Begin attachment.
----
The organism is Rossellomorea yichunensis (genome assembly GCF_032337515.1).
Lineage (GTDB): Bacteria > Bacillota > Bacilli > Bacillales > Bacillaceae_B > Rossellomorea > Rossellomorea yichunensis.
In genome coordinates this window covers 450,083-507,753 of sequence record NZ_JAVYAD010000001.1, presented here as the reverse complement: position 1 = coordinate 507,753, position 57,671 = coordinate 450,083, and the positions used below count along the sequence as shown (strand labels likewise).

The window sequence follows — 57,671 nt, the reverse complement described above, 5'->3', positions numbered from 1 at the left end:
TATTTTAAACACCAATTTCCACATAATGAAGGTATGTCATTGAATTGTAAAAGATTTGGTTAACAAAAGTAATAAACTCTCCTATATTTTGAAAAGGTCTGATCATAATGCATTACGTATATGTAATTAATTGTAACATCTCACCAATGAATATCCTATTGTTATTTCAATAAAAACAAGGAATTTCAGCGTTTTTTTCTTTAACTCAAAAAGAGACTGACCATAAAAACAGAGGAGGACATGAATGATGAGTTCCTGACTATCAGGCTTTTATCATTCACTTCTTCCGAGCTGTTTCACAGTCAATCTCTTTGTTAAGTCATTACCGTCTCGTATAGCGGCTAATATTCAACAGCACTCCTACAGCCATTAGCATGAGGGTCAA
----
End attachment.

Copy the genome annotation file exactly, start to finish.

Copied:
The organism is Rossellomorea yichunensis (genome assembly GCF_032337515.1).
Lineage (GTDB): Bacteria > Bacillota > Bacilli > Bacillales > Bacillaceae_B > Rossellomorea > Rossellomorea yichunensis.
In genome coordinates this window covers 450,083-507,753 of sequence record NZ_JAVYAD010000001.1, presented here as the reverse complement: position 1 = coordinate 507,753, position 57,671 = coordinate 450,083, and the positions used below count along the sequence as shown (strand labels likewise).

The window sequence follows — 57,671 nt, the reverse complement described above, 5'->3', positions numbered from 1 at the left end:
TATTTTAAACACCAATTTCCACATAATGAAGGTATGTCATTGAATTGTAAAAGATTTGGTTAACAAAAGTAATAAACTCTCCTATATTTTGAAAAGGTCTGATCATAATGCATTACGTATATGTAATTAATTGTAACATCTCACCAATGAATATCCTATTGTTATTTCAATAAAAACAAGGAATTTCAGCGTTTTTTTCTTTAACTCAAAAAGAGACTGACCATAAAAACAGAGGAGGACATGAATGATGAGTTCCTGACTATCAGGCTTTTATCATTCACTTCTTCCGAGCTGTTTCACAGTCAATCTCTTTGTTAAGTCATTACCGTCTCGTATAGCGGCTAATATTCAACAGCACTCCTACAGCCATTAGCATGAGGGTCAA